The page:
The small effects observed following depletion of catalytic exosome components may reflect the activity of residual protein remaining following siRNA treatment or the compensatory action of the other catalytic subunit. There may also be other transcript degradation pathways operating on the RNAs studied here. Indeed, many budding yeast pre‐mRNAs are sensitive to depletion of either the exosome or the 5′→3′ exonuclease, Rat1 (Bousquet‐Antonelli et al, 2000; Egecioglu et al, 2011). To study any role for the human homologue of Rat1, Xrn2, we depleted it from HeLa cells using RNAi (Figure 2C). Chromatin‐associated and nucleoplasmic RNA was then isolated from mock treated and Xrn2 depleted cells transfected with the β‐globin plasmids and the VA plasmid. Following reverse transcription with an exon 3 specific primer, cDNA was analysed by real‐time PCR using exon 3 primers (Figure 2D). Depletion of Xrn2 did not alter the level of WT transcripts in either nuclear fraction after normalising to VA. In1m transcripts were also unaffected indicating that they are also not substrates for Xrn2. However, pAm, ΔTIn1m and ΔTpAm transcripts were stabilised in both fractions upon Xrn2 depletion. It is interesting that Xrn2 does not target In1m transcripts but degrades ΔTIn1m RNAs. This differential effect might be explained by the efficient termination on In1m (Supplementary Figure 1 and (Dye and Proudfoot, 1999)), which might facilitate the escape of transcripts from chromatin associated Xrn2. Importantly, Xrn2 depletion stabilised chromatin and nucleoplasmic transcripts to an equal degree (∼2–3‐fold). Because most of these mutant RNAs are chromatin‐associated (Figure 1E), this strongly suggests that the majority of Xrn2 sensitive transcripts are also chromatin‐associated. If degradation was nucleoplasmic, we would instead expect a larger effect in this fraction with minimal stabilisation of chromatin RNA.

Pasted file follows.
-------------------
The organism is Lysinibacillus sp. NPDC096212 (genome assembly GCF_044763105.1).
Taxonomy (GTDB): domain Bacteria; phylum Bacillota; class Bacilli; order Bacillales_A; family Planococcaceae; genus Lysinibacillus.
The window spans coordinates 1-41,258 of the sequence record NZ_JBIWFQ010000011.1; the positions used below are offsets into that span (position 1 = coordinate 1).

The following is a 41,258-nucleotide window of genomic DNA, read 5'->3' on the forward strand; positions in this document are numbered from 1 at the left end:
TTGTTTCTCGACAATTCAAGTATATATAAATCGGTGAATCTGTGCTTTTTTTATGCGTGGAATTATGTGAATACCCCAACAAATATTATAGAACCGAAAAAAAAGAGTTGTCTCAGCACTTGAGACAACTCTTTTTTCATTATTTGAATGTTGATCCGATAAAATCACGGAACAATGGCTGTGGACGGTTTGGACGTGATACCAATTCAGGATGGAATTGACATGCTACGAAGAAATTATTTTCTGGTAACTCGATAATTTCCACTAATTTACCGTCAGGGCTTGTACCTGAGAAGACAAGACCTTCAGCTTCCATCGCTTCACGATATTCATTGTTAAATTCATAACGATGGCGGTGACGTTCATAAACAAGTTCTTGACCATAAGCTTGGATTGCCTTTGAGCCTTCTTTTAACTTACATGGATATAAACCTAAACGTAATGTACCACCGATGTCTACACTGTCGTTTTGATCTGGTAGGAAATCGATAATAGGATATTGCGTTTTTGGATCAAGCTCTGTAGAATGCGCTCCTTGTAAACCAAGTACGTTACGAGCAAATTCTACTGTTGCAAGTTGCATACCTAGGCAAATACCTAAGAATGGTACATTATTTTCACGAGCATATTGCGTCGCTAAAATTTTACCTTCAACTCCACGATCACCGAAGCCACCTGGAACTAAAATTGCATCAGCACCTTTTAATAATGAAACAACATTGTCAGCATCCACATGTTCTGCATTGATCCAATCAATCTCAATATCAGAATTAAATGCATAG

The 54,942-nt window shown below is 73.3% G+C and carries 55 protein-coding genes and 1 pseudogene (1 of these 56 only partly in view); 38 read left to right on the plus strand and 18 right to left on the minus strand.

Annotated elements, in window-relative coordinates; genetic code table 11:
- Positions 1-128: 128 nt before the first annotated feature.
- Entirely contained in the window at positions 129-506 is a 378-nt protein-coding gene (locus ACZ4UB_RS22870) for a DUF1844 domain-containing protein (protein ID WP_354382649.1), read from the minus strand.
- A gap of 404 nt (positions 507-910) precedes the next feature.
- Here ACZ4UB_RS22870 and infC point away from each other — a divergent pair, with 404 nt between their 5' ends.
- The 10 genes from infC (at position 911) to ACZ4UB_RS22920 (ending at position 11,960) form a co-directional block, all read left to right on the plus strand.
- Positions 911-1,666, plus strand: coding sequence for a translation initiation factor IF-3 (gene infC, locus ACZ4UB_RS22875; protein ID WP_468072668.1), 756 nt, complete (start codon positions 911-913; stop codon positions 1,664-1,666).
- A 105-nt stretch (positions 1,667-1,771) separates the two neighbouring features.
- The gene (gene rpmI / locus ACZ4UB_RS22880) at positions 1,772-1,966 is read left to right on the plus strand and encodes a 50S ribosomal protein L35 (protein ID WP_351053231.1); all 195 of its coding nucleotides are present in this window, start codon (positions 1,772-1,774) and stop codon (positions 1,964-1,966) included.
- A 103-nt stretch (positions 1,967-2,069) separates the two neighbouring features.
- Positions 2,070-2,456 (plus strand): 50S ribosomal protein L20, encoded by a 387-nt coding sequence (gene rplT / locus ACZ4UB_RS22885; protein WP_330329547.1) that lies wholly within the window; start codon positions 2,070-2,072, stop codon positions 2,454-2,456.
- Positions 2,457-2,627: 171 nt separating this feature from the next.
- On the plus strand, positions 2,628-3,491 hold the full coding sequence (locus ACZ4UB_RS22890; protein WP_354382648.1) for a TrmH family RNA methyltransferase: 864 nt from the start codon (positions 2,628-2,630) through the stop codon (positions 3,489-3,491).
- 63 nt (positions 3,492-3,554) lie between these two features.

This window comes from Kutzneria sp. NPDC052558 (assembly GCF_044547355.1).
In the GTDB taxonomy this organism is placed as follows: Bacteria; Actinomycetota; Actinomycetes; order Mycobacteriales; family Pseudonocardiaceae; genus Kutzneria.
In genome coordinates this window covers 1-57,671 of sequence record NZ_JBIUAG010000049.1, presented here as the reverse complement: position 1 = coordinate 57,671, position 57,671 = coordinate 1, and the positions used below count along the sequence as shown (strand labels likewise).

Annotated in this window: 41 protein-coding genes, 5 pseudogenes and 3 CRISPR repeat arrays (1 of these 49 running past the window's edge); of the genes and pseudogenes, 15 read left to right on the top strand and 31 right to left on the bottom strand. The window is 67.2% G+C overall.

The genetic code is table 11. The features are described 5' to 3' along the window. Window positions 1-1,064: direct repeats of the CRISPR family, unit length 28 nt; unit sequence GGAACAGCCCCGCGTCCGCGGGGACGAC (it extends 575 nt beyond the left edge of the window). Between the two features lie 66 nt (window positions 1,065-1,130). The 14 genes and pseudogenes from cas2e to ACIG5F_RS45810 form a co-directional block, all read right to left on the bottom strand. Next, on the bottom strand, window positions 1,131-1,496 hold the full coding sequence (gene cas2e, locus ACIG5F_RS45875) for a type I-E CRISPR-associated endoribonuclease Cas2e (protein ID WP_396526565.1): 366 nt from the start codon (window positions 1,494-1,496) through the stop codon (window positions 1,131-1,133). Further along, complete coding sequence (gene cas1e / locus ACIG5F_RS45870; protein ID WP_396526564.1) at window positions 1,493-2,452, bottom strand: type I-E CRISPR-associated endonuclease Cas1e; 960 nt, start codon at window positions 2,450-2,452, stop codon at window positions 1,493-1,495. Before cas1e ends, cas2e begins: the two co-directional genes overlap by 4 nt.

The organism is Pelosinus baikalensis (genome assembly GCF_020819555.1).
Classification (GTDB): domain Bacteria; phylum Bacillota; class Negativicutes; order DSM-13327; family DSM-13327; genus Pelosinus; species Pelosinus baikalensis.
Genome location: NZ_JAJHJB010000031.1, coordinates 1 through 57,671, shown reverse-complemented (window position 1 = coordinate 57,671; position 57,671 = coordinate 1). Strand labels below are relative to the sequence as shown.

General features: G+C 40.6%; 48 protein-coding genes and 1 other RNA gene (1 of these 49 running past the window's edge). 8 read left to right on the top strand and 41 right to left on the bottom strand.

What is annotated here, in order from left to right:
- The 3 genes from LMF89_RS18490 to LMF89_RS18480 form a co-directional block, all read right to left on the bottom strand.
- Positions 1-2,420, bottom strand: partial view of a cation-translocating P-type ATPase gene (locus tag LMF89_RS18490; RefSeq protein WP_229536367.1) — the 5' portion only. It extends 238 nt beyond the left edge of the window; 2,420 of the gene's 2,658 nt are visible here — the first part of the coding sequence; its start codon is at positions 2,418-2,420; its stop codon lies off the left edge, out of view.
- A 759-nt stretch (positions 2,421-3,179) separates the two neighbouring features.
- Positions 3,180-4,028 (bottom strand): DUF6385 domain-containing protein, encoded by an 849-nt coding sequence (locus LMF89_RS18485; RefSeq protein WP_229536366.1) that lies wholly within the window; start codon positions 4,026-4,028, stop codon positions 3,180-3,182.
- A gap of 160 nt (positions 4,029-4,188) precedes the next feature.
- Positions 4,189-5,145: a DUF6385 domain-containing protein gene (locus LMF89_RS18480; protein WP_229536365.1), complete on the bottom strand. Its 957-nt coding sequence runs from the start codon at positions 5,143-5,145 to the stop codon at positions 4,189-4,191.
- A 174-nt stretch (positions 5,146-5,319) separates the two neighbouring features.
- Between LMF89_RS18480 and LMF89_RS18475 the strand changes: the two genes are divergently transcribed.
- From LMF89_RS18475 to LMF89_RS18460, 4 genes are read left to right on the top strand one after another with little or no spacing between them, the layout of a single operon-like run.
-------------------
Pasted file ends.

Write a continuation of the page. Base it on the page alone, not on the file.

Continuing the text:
We also analysed the effect of Xrn2 depletion on the level of spliced β‐globin transcripts (exon2‐exon3) from each gene version in chromatin and nucleoplasmic fractions (Figure 2E). There was no effect of Xrn2 depletion on spliced WT or In1m transcripts. However, Xrn2 depletion increased the level of spliced transcripts for all other mutant β‐globin versions and in each cell fraction. This suggests that spliced mutant transcripts are also substrates for Xrn2 or that reduced degradation allows a suboptimal splicing process to succeed.

Degradation by Xrn2 is co‐transcriptional